The Language of Yoga

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The Language of Yoga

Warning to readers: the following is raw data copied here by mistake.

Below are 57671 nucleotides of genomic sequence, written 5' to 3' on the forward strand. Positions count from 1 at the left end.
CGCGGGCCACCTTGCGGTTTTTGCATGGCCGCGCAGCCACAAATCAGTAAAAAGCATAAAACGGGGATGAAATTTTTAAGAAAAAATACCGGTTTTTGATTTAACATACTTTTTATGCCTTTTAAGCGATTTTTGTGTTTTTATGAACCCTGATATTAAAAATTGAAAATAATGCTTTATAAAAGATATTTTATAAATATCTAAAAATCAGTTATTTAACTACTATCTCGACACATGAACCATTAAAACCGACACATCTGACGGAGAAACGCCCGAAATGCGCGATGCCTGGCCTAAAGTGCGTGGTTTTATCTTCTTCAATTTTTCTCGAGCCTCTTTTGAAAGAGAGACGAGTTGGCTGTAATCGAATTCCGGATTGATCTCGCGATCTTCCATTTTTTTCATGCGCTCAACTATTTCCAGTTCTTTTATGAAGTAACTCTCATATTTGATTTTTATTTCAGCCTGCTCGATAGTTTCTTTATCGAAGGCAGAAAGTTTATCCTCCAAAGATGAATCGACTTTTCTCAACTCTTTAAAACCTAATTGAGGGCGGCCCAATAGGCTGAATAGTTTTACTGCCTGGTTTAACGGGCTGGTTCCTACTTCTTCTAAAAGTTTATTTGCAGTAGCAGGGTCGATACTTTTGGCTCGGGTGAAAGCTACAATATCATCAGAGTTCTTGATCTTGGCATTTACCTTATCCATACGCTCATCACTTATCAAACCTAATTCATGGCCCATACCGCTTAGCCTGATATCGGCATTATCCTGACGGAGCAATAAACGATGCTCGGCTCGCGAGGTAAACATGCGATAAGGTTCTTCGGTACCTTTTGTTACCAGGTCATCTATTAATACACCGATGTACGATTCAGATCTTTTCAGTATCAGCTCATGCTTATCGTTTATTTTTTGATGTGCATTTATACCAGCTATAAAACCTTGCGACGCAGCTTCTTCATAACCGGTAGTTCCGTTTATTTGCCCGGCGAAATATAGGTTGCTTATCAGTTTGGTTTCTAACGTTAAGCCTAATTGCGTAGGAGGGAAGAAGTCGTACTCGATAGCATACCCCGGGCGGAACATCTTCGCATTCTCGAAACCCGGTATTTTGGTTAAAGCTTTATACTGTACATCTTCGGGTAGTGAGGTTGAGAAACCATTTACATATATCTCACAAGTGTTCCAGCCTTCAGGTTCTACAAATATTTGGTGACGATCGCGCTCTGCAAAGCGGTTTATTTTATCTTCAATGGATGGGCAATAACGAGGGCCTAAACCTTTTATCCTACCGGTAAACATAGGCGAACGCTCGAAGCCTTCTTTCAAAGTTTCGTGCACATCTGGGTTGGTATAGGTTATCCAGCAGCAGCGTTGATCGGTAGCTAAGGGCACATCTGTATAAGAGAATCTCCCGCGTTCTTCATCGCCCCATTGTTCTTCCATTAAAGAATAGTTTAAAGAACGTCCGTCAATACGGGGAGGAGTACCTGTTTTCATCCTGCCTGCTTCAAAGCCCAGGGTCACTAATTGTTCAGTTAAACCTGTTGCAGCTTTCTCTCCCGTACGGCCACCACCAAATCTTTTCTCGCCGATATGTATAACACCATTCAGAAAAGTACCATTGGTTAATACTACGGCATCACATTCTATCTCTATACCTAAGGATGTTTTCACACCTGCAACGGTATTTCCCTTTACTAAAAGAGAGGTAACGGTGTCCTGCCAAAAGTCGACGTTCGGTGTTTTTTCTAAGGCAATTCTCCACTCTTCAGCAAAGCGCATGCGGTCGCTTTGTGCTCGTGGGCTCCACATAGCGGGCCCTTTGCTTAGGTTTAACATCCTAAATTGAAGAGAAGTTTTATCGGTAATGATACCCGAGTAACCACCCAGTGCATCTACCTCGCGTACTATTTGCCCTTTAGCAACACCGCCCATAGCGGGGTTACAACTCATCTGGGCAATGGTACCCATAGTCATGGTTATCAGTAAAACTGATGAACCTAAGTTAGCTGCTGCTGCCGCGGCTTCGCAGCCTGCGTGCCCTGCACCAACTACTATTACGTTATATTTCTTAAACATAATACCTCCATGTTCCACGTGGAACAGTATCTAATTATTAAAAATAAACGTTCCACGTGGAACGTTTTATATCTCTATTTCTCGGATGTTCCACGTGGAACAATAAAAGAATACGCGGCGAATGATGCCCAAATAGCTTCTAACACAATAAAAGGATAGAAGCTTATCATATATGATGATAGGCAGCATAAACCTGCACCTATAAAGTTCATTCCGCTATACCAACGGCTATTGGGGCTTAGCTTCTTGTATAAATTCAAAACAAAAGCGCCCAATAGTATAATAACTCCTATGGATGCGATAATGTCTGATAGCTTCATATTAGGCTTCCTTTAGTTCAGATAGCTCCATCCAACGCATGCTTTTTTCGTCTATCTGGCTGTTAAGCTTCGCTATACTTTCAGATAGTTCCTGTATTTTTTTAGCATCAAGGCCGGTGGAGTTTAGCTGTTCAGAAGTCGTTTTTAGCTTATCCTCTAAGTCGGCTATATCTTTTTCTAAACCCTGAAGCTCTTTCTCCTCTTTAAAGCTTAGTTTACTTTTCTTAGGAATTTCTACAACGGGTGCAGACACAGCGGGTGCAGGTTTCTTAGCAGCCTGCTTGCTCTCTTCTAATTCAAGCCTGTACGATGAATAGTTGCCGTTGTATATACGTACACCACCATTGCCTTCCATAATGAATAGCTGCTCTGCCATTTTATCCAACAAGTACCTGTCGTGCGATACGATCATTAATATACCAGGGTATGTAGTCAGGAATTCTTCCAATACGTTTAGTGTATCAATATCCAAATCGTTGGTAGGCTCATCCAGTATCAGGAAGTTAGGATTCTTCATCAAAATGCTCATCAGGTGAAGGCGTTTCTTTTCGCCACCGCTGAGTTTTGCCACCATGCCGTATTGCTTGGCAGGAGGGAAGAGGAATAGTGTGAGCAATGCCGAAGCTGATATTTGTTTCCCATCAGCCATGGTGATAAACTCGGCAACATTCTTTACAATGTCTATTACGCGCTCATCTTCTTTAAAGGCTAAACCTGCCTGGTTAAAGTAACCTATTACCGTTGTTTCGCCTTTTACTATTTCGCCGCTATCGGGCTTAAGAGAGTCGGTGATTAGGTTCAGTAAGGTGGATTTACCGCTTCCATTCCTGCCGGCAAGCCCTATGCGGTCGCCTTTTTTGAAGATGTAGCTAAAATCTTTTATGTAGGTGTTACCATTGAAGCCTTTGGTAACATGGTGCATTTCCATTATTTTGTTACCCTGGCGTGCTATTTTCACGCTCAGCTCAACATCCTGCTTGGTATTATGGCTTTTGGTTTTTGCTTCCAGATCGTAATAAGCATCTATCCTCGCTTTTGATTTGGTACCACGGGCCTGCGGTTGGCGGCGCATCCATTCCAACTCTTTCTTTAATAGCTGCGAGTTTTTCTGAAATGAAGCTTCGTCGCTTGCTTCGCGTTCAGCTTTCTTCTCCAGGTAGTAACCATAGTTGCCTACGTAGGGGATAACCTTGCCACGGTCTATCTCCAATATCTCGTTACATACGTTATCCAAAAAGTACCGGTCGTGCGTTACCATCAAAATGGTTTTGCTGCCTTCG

While some linguists may consider Sanskrit a “dead” language, the popularity of yoga has kept it very much alive. Because only some areas of India speak Sanskrit conversationally, yogis (yoga enthusiasts) worldwide collectively stumble over the unfamiliar syllables. But wherever you travel, even if you don’t speak the local language, you can confidently chant om right along with native yogis in a class. Downward-facing dog / adho mukha svanasana One of the most fundamental poses in most forms of yoga, this posture is nothing like it sounds. But practitioners around the world won’t hesitate to raise their rears to the sky and send their heels to the ground if asked to demonstrate. Upward-facing dog / urdva mukha svanasana Watch a dog stretch after a nap, legs dragging along behind a broadly displayed chest. You may come to realize that your dog could teach you a thing or two about yoga, or at least upward-facing dog. Prana If you’re hot and breathing heavily within the first 10 minutes of a class, you’re not out of shape. Yogis would say you’re working your prana. It’s the Sanskrit word for “vital life,” and in yoga, it manifests as heat in the body. Om Say “om” and you’re uttering what yogis believe to be the universal sound. It’s not in any language, and you don’t have to be a bald-headed monk to use the word to open the lungs and focus the mind. Namaste Often used as a casual greeting in India, the word “Namaste” is a standard way to end your yoga practice and thank your teacher. It means, “the God in me bows to the God in you,” kind of like the “good game!” of yoga. Savasana The name for the most restful yoga pose of all has two meanings: dead bug and corpse. You can call it either name, whatever seems more relaxing.

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